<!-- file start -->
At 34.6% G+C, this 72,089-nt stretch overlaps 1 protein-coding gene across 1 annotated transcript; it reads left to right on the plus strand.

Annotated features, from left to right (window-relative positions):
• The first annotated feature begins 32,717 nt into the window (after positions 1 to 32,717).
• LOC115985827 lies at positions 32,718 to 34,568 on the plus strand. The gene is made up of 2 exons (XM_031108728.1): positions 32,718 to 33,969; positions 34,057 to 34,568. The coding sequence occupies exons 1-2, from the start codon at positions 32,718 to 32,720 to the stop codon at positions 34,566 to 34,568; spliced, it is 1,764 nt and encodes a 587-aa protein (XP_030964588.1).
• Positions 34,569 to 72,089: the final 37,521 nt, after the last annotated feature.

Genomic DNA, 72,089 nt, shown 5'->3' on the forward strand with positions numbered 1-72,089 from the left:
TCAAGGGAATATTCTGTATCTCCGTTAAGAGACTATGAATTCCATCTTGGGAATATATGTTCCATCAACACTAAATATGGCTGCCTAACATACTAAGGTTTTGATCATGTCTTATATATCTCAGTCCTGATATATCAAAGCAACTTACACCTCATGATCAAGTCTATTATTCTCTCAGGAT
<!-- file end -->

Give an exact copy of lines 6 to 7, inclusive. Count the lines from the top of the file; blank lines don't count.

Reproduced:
Genomic DNA, 72,089 nt, shown 5'->3' on the forward strand with positions numbered 1-72,089 from the left:
TCAAGGGAATATTCTGTATCTCCGTTAAGAGACTATGAATTCCATCTTGGGAATATATGTTCCATCAACACTAAATATGGCTGCCTAACATACTAAGGTTTTGATCATGTCTTATATATCTCAGTCCTGATATATCAAAGCAACTTACACCTCATGATCAAGTCTATTATTCTCTCAGGAT